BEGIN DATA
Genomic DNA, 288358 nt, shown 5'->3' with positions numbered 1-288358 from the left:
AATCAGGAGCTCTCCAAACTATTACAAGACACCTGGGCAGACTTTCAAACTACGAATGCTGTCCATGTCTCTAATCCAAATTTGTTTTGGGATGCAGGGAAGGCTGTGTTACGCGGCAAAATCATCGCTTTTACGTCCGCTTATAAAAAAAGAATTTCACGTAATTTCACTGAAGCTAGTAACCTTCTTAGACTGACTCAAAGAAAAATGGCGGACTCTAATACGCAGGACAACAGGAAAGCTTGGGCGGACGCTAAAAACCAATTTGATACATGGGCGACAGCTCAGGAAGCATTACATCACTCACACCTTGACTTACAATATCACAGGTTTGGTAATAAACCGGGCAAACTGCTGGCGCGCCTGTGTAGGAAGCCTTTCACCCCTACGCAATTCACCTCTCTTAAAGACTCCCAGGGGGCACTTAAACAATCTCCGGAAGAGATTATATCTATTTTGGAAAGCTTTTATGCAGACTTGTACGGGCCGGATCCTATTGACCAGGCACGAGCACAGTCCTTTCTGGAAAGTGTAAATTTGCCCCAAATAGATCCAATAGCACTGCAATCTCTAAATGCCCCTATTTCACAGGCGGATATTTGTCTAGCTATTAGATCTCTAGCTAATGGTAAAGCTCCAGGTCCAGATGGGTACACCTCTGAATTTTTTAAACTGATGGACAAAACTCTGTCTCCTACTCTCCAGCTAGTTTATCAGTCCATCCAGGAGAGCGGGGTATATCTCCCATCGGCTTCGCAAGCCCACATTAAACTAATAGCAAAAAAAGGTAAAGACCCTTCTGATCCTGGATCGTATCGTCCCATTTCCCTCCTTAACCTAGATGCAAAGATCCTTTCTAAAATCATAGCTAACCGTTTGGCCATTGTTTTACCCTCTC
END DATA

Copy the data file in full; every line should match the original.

Genomic DNA, 288358 nt, shown 5'->3' with positions numbered 1-288358 from the left:
AATCAGGAGCTCTCCAAACTATTACAAGACACCTGGGCAGACTTTCAAACTACGAATGCTGTCCATGTCTCTAATCCAAATTTGTTTTGGGATGCAGGGAAGGCTGTGTTACGCGGCAAAATCATCGCTTTTACGTCCGCTTATAAAAAAAGAATTTCACGTAATTTCACTGAAGCTAGTAACCTTCTTAGACTGACTCAAAGAAAAATGGCGGACTCTAATACGCAGGACAACAGGAAAGCTTGGGCGGACGCTAAAAACCAATTTGATACATGGGCGACAGCTCAGGAAGCATTACATCACTCACACCTTGACTTACAATATCACAGGTTTGGTAATAAACCGGGCAAACTGCTGGCGCGCCTGTGTAGGAAGCCTTTCACCCCTACGCAATTCACCTCTCTTAAAGACTCCCAGGGGGCACTTAAACAATCTCCGGAAGAGATTATATCTATTTTGGAAAGCTTTTATGCAGACTTGTACGGGCCGGATCCTATTGACCAGGCACGAGCACAGTCCTTTCTGGAAAGTGTAAATTTGCCCCAAATAGATCCAATAGCACTGCAATCTCTAAATGCCCCTATTTCACAGGCGGATATTTGTCTAGCTATTAGATCTCTAGCTAATGGTAAAGCTCCAGGTCCAGATGGGTACACCTCTGAATTTTTTAAACTGATGGACAAAACTCTGTCTCCTACTCTCCAGCTAGTTTATCAGTCCATCCAGGAGAGCGGGGTATATCTCCCATCGGCTTCGCAAGCCCACATTAAACTAATAGCAAAAAAAGGTAAAGACCCTTCTGATCCTGGATCGTATCGTCCCATTTCCCTCCTTAACCTAGATGCAAAGATCCTTTCTAAAATCATAGCTAACCGTTTGGCCATTGTTTTACCCTCTC